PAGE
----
Report: Students are not spending enough time writing
Students don't spend enough time writing, and writing is not practiced across the curriculum, new research by The Learning Agency shows.
Only about 25% of middle-schoolers and 31% of high school students practice writing 30 minutes a day, which curriculum experts say is the minimum amount of time necessary.
A slightly greater number of middle school (33%) and high school students (34%) only spend 15 minutes a day writing.
In addition, only 15% of 8th-graders and 13% of 12th-graders practice persuasive writing each week, though it’s considered a key skill for college success and in the workplace. Students also aren’t practicing their writing skills in non-ELA classes such as math and science.
One-quarter of 8th-graders studied said their English instruction centers on grammar. But more than one-third of Black students and one-quarter of Hispanic students said
grammar makes up most of their English curriculum, even though grammar instruction in isolation does not improve writing outcomes, research shows.
Many students’ lack of writing skills — and the struggle to teach them — are top concerns for many educators.
Forty percent of students who took the ACT writing exam in the 2016 high school class lacked the reading and writing skills required of a college-level English composition class. In addition, most recent results from the National Assessment of Educational Progress said that 75% of 12th- and 8th-graders aren’t proficient in writing. Common Core State Standards require students to learn argumentative, informative and narrative essay styles, but little improvement has so far been measured since these standards were put in place.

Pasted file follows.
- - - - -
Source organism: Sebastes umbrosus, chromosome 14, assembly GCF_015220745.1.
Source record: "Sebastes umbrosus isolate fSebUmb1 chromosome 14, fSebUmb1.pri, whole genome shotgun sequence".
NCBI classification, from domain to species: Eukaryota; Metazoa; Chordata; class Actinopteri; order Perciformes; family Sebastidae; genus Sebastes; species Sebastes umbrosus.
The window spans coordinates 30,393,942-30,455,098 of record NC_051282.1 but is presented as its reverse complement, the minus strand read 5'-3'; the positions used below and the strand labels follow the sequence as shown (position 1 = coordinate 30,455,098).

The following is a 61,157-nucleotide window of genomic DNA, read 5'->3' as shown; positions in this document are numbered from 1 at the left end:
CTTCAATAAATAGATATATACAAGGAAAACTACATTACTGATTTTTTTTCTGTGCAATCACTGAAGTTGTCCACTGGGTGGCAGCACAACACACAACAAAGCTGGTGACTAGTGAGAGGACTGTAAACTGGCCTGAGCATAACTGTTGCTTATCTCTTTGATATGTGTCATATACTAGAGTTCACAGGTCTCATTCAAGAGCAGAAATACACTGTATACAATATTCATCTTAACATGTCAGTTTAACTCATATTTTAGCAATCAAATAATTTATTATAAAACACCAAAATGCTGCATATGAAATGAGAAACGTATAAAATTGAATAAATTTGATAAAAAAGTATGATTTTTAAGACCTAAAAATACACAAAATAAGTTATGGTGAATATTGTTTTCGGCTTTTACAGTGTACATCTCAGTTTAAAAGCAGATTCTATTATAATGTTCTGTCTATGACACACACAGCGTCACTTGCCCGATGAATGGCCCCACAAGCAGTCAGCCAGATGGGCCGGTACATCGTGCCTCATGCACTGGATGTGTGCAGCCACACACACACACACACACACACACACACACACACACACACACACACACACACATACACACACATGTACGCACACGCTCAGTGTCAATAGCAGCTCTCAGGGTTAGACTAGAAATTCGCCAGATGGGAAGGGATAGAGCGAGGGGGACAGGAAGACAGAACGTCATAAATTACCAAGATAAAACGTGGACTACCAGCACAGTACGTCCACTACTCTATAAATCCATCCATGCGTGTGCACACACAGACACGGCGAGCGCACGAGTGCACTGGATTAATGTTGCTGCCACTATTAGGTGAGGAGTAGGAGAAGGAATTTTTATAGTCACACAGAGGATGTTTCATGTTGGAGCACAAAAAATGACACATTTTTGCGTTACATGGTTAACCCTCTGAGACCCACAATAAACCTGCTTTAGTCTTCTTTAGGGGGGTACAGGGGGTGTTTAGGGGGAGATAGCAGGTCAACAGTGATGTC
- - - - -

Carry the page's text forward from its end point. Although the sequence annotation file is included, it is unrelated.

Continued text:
In a New York Times article, Kate Walsh, president of the National Council on Teacher Quality, said part of the problem is that educators aren’t prepared to teach writing in teacher prep programs. One technique is to expose students to great writing so they can learn to hear sentence structure, rather than focus on grammatical sentence structure.
In an effort to improve literacy, leaders at Chemawa Middle School in Riverside, California, developed a plan to emphasize writing skills across multiple subjects that focused on reading, writing, speaking and listening. The Title I school established a close-reading protocol and developed specific ways for writing to be taught in ELA, history and science. At the school, 68% of students are Hispanic and 12% of those are English language learners.
Another way to teach writing is through “passion blogging,” where students tap into the topics they love as a way to develop stronger writing skills and then apply those skills to more formal assignments like analyses of classic literature. The student’s “voice,” or passion, expressed in their writing can be weighed in their final grade.
By Shawna De La Rosa first published on https://www.educationdive.com/ August 12, 2020